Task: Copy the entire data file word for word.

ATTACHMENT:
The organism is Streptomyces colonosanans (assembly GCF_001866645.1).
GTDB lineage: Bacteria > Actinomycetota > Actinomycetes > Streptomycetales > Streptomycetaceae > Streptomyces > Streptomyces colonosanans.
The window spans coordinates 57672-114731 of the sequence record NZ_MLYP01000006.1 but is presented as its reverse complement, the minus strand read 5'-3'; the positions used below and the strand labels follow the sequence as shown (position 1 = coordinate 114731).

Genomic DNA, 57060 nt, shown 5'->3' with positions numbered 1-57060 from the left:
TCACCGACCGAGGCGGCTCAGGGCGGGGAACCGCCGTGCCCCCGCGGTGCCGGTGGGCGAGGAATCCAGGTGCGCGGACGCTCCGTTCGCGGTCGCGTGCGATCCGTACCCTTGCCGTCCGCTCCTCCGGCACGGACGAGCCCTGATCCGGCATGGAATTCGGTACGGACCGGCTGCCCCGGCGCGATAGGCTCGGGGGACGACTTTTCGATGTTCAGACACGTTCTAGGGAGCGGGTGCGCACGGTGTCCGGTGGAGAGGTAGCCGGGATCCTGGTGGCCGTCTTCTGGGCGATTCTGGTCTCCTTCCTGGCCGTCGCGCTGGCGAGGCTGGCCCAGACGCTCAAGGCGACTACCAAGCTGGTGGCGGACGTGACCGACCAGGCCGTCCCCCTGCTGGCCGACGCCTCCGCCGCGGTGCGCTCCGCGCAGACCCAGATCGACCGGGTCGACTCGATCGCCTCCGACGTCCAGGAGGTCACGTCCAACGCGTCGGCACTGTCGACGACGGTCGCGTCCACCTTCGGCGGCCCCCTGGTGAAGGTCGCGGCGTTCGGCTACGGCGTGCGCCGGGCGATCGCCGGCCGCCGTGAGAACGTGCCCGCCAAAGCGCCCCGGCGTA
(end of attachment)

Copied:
The organism is Streptomyces colonosanans (assembly GCF_001866645.1).
GTDB lineage: Bacteria > Actinomycetota > Actinomycetes > Streptomycetales > Streptomycetaceae > Streptomyces > Streptomyces colonosanans.
The window spans coordinates 57672-114731 of the sequence record NZ_MLYP01000006.1 but is presented as its reverse complement, the minus strand read 5'-3'; the positions used below and the strand labels follow the sequence as shown (position 1 = coordinate 114731).

Genomic DNA, 57060 nt, shown 5'->3' with positions numbered 1-57060 from the left:
TCACCGACCGAGGCGGCTCAGGGCGGGGAACCGCCGTGCCCCCGCGGTGCCGGTGGGCGAGGAATCCAGGTGCGCGGACGCTCCGTTCGCGGTCGCGTGCGATCCGTACCCTTGCCGTCCGCTCCTCCGGCACGGACGAGCCCTGATCCGGCATGGAATTCGGTACGGACCGGCTGCCCCGGCGCGATAGGCTCGGGGGACGACTTTTCGATGTTCAGACACGTTCTAGGGAGCGGGTGCGCACGGTGTCCGGTGGAGAGGTAGCCGGGATCCTGGTGGCCGTCTTCTGGGCGATTCTGGTCTCCTTCCTGGCCGTCGCGCTGGCGAGGCTGGCCCAGACGCTCAAGGCGACTACCAAGCTGGTGGCGGACGTGACCGACCAGGCCGTCCCCCTGCTGGCCGACGCCTCCGCCGCGGTGCGCTCCGCGCAGACCCAGATCGACCGGGTCGACTCGATCGCCTCCGACGTCCAGGAGGTCACGTCCAACGCGTCGGCACTGTCGACGACGGTCGCGTCCACCTTCGGCGGCCCCCTGGTGAAGGTCGCGGCGTTCGGCTACGGCGTGCGCCGGGCGATCGCCGGCCGCCGTGAGAACGTGCCCGCCAAAGCGCCCCGGCGTA